The relevance of broader public policy considerations in the sovereign debt discourse cannot be ignored given the rise of the perception of sovereign default as a global concern. Recent literature tries to introduce a public law or policy perspective into the sovereign debt discourse, such as the theory of international public authority, l’ordre public de la dette souveraine and an incremental approach. As a matter of judicial interpretation, however, public policy arguments as such cannot override the text of the contract or treaty provisions in force. A better approach will thus be to examine whether and to what extent the applicable contract, statutory and treaty provisions afford such public policy considerations through interpretation in such a manner that practical solutions to holdout problems are deduced without losing the balance between bondholder protection and respect for sovereign debt restructuring.
This article analyses the disregarded notion of the ius legationis (right of legation), revisiting historical debates in diplomatic theory and law over who possesses or ought to have this right. By examining how the ius legationis manifested into a volitional or subjectional or natural right, we argue that this renders it not merely a legal issue, but a highly political and ethical question that is of direct relevance to contemporary international relations. In an era where inclusivity is rhetorically promoted at the United Nations, we suggest that a rekindled right to diplomacy (R2D) – conceiving diplomacy as a right that is claimed but also contested – can shed light onto inequalities of representation and the role international law can play in remedying asymmetries and ethicizing the practice of diplomacy. Beyond its primary normative contribution, we argue that the R2D can also provide an analytical framework to understand UN's efforts at institutionalizing diplomatic pluralism, its logics of inclusion and exclusion, as well as the struggles of diverse groups to obtain accreditation, consultative status, and negotiation ability within multilateral diplomacy.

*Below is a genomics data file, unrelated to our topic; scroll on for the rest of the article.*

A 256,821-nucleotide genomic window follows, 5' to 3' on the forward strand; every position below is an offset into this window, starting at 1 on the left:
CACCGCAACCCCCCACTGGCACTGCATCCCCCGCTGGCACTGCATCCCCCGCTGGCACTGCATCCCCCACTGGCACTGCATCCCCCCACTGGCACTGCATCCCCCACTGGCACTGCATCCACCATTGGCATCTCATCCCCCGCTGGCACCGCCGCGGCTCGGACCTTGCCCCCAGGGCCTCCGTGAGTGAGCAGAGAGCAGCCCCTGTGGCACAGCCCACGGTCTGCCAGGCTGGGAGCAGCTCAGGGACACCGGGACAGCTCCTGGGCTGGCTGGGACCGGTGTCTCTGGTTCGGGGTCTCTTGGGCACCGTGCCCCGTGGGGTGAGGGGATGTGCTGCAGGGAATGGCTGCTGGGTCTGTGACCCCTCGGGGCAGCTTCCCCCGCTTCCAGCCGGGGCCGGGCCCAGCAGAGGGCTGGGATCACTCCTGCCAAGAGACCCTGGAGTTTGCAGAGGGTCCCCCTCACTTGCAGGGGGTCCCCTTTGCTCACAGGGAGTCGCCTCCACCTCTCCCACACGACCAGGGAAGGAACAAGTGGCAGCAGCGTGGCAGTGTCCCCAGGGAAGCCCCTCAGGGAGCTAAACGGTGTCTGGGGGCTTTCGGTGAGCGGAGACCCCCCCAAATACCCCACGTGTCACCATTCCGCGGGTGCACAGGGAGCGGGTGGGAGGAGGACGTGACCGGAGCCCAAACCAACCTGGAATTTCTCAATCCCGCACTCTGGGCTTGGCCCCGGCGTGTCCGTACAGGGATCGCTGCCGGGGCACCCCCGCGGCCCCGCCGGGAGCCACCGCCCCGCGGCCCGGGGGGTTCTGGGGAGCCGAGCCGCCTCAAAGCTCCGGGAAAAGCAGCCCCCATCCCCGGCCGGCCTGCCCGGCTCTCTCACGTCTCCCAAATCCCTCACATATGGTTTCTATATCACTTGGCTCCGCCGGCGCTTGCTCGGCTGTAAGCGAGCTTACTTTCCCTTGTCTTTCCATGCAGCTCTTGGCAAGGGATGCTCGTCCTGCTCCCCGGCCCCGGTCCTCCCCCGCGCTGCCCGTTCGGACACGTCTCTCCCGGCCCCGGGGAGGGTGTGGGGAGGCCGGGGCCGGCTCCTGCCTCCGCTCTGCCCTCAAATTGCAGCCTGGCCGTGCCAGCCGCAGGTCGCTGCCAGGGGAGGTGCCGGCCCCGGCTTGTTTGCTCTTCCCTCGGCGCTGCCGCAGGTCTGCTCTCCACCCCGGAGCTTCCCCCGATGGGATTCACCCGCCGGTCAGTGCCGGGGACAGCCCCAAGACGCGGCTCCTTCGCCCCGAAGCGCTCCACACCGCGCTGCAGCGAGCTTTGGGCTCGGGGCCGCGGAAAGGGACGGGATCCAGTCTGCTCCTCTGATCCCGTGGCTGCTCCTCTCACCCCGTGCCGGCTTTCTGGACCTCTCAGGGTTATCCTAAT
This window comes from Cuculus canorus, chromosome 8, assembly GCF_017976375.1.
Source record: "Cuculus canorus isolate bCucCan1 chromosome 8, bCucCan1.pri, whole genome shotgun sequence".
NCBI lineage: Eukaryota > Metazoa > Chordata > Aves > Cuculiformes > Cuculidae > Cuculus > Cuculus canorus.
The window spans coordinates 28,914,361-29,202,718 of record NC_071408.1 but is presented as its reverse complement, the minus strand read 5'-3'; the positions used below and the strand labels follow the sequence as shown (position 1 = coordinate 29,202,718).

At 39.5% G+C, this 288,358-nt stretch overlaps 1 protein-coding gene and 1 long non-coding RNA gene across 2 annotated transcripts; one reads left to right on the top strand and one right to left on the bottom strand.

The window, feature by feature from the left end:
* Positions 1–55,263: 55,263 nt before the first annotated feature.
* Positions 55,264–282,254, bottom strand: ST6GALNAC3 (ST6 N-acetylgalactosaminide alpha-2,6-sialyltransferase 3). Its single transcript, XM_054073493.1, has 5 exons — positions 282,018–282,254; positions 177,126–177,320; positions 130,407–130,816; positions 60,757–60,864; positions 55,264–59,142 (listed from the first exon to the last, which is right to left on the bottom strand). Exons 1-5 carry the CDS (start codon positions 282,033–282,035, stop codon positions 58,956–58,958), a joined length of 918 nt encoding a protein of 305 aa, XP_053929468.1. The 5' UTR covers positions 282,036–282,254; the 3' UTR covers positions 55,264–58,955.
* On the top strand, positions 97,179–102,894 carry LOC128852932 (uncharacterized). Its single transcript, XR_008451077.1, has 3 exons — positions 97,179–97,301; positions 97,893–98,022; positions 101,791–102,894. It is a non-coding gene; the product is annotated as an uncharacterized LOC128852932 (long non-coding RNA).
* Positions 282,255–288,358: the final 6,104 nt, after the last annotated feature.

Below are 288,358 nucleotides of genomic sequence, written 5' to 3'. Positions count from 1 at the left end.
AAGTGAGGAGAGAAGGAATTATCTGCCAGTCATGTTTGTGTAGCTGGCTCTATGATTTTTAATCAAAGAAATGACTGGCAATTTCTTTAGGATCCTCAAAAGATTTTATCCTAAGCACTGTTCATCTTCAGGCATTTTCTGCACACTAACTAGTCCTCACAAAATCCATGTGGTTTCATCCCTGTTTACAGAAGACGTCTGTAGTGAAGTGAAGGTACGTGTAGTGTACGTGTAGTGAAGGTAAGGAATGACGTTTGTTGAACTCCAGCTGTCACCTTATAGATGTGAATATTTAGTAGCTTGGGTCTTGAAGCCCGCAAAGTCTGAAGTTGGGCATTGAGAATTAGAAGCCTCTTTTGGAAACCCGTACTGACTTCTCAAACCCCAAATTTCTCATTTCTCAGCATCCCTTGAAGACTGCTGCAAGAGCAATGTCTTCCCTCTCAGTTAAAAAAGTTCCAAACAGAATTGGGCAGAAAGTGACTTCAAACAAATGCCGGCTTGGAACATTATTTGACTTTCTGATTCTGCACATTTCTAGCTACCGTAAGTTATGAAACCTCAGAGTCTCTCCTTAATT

This chapter examines the entitlements of different entities, such as States, peoples and other groups, international organisations and individuals over energy, understood as resources converted into products through a range of activities relying on certain technologies. International law contains rules which confer such entitlements and organise allocation among competing uses. Such rules are the legal infrastructure upon which international energy transactions are organised. The chapter then discusses other rules, which organise the cross-border movements necessary to access resources where they are located and process them – through certain activities and technologies – for consumption in the form of products in other countries. Enabling access and protecting the processes of conversion and transfer are key aspects of a range of rules governing foreign investment, trade and transit relating to energy.